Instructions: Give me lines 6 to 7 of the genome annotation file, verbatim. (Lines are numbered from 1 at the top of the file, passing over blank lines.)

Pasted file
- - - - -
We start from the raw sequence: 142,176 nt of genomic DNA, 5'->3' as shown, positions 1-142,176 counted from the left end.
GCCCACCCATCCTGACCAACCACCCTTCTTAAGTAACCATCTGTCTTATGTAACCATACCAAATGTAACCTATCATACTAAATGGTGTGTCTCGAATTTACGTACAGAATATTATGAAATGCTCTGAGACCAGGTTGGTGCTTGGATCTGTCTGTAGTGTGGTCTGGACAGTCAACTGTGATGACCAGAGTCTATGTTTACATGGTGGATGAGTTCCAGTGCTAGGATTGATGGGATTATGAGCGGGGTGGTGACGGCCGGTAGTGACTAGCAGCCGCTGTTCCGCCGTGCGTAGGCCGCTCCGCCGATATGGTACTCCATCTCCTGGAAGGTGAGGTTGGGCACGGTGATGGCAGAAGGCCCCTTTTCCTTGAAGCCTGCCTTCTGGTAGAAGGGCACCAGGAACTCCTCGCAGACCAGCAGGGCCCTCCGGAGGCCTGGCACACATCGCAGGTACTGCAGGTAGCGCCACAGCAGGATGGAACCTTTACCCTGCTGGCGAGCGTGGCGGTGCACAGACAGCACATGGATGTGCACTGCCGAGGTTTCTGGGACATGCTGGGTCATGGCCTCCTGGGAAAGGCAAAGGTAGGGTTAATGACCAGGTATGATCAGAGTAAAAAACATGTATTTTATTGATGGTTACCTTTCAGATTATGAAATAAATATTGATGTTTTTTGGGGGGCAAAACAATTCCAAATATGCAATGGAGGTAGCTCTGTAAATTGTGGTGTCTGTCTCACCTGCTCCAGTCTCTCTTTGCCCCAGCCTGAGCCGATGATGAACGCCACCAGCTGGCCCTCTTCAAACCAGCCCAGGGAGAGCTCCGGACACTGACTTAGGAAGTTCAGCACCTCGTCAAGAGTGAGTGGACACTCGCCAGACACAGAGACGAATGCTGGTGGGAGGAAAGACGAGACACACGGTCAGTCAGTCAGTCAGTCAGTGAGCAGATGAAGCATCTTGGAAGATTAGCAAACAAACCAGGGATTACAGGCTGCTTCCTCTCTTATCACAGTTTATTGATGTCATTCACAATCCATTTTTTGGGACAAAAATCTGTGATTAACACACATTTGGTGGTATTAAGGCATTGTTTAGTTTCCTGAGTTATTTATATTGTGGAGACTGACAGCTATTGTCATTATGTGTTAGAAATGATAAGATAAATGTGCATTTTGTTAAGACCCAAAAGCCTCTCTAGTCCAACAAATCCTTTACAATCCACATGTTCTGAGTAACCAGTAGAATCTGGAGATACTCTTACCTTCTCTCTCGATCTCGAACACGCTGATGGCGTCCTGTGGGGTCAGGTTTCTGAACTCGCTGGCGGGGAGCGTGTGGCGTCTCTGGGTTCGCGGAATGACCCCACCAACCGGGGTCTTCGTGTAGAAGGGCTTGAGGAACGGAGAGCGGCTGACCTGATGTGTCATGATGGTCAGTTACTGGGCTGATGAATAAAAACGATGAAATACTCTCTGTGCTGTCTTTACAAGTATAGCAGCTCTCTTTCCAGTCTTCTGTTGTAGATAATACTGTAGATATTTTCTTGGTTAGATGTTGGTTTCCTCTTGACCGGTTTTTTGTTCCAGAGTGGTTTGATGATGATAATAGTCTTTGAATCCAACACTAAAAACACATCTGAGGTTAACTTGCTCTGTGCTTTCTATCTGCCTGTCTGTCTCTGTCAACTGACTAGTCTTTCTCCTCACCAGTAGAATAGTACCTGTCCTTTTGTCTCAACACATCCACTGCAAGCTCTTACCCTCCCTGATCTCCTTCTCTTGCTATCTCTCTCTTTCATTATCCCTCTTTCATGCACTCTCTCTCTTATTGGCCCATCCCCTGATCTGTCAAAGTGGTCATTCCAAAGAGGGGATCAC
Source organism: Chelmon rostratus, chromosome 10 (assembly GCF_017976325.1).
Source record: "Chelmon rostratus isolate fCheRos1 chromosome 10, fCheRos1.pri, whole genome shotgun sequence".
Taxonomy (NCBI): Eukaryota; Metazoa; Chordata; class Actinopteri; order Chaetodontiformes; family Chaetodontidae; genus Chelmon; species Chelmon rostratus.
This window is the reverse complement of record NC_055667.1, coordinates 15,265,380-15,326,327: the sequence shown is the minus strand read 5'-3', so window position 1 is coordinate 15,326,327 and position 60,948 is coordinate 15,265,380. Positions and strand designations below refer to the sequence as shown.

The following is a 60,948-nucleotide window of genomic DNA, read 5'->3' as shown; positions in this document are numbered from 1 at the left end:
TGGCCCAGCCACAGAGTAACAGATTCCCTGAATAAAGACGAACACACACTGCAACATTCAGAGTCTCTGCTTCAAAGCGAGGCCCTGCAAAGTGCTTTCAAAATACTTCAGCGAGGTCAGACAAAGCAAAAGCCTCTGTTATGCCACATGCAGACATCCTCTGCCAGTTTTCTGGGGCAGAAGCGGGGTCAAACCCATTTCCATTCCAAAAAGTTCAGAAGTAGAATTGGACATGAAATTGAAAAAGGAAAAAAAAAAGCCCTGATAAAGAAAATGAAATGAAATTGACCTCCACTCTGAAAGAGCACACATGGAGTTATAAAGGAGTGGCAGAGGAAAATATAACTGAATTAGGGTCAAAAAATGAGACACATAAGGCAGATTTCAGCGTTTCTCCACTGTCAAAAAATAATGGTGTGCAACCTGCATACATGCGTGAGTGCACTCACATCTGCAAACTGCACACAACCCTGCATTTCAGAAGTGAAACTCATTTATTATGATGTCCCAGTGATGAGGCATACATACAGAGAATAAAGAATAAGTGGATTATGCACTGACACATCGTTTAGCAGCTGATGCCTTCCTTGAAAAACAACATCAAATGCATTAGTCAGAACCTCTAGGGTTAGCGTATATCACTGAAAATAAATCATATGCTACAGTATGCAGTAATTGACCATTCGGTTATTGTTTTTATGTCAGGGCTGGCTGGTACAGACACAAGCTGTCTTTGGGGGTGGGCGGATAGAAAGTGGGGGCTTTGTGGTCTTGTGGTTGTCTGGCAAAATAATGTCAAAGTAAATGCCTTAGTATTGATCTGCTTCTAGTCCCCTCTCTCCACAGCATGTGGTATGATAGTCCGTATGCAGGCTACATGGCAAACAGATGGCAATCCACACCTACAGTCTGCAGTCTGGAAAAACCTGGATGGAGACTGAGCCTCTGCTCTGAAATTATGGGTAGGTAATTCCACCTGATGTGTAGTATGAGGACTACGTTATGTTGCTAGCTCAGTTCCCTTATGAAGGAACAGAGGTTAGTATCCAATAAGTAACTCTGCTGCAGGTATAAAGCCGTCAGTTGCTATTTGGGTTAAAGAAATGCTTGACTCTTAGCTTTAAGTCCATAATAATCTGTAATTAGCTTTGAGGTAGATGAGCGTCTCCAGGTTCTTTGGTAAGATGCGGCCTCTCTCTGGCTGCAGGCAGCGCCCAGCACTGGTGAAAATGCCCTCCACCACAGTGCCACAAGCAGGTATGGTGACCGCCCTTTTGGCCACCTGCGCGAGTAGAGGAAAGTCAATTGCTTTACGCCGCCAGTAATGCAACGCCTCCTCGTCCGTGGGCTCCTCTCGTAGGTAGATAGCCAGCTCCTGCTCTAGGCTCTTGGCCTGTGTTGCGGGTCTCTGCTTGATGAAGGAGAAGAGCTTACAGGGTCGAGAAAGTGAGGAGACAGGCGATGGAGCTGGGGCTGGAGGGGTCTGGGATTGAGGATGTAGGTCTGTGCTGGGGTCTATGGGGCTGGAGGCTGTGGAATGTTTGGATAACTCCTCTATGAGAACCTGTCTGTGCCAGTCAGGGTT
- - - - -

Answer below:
This window is the reverse complement of record NC_055667.1, coordinates 15,265,380-15,326,327: the sequence shown is the minus strand read 5'-3', so window position 1 is coordinate 15,326,327 and position 60,948 is coordinate 15,265,380. Positions and strand designations below refer to the sequence as shown.

The following is a 60,948-nucleotide window of genomic DNA, read 5'->3' as shown; positions in this document are numbered from 1 at the left end: